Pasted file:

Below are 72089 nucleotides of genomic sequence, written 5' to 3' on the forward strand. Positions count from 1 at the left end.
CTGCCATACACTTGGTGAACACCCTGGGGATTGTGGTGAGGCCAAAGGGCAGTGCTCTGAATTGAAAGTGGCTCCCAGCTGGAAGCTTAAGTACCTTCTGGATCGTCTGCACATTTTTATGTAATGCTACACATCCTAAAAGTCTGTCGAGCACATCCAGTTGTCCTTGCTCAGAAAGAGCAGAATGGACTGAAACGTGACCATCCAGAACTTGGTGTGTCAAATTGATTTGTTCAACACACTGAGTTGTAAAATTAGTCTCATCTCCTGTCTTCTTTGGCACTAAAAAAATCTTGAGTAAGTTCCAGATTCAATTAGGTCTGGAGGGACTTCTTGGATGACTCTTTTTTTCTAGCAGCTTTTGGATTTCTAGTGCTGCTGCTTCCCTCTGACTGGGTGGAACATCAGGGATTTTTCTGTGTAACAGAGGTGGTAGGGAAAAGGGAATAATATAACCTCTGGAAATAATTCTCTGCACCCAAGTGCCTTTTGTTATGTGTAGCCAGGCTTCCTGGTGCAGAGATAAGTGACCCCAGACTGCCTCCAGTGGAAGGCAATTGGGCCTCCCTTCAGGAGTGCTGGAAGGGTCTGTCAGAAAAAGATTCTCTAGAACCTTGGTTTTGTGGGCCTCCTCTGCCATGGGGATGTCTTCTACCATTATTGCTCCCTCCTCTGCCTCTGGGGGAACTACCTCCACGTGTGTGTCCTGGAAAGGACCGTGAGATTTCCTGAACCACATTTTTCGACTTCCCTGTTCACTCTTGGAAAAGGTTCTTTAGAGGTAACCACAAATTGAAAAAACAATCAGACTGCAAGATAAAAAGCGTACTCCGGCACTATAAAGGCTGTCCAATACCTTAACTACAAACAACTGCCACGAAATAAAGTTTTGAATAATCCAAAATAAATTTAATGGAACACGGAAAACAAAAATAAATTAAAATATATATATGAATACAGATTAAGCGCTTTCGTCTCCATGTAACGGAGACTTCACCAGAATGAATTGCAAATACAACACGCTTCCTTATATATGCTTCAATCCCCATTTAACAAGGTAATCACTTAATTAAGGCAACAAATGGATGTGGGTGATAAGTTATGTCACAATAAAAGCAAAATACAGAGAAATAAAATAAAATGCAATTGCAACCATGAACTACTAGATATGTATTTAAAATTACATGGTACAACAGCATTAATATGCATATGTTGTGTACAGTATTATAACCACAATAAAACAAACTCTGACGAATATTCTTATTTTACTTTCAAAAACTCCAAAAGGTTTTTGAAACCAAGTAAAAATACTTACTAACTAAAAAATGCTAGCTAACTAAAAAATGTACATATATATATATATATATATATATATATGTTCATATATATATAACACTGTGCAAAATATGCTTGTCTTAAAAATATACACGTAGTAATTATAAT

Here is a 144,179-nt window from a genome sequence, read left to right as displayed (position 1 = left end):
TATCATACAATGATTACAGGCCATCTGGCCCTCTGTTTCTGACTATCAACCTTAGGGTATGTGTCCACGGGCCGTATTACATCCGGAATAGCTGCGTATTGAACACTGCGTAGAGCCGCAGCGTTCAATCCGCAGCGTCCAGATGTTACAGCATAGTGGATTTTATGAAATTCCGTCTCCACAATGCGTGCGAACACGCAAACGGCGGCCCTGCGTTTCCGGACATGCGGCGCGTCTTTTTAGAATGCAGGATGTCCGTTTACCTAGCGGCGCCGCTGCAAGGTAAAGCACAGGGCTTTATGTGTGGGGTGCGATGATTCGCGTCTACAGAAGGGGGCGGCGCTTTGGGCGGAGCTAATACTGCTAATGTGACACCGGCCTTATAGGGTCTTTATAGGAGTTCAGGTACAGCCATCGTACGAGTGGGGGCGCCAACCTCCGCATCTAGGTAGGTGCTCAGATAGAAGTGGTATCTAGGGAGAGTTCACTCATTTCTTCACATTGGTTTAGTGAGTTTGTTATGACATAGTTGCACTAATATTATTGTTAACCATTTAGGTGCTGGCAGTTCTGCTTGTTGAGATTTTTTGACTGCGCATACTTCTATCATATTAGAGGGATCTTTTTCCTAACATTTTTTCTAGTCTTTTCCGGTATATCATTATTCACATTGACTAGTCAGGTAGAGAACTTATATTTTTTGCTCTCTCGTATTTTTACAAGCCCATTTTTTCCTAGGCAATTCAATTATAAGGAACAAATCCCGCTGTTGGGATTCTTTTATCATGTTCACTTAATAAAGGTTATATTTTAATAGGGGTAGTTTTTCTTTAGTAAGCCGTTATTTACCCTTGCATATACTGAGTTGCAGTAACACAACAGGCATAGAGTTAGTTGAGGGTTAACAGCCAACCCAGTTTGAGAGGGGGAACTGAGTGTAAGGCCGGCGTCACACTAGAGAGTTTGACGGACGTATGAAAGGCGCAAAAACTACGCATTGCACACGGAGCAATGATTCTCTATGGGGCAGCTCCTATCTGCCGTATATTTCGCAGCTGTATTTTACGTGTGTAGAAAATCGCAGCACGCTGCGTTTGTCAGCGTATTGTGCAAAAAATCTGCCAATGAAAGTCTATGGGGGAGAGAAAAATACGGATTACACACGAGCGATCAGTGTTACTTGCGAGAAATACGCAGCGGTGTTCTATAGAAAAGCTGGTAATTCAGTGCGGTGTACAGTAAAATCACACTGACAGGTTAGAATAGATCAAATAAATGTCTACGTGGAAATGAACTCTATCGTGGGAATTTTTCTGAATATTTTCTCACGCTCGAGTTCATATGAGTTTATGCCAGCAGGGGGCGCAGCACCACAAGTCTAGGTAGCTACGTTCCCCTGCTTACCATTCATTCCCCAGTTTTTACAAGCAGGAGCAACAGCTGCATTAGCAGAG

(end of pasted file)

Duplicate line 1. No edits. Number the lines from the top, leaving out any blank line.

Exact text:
Below are 72089 nucleotides of genomic sequence, written 5' to 3' on the forward strand. Positions count from 1 at the left end.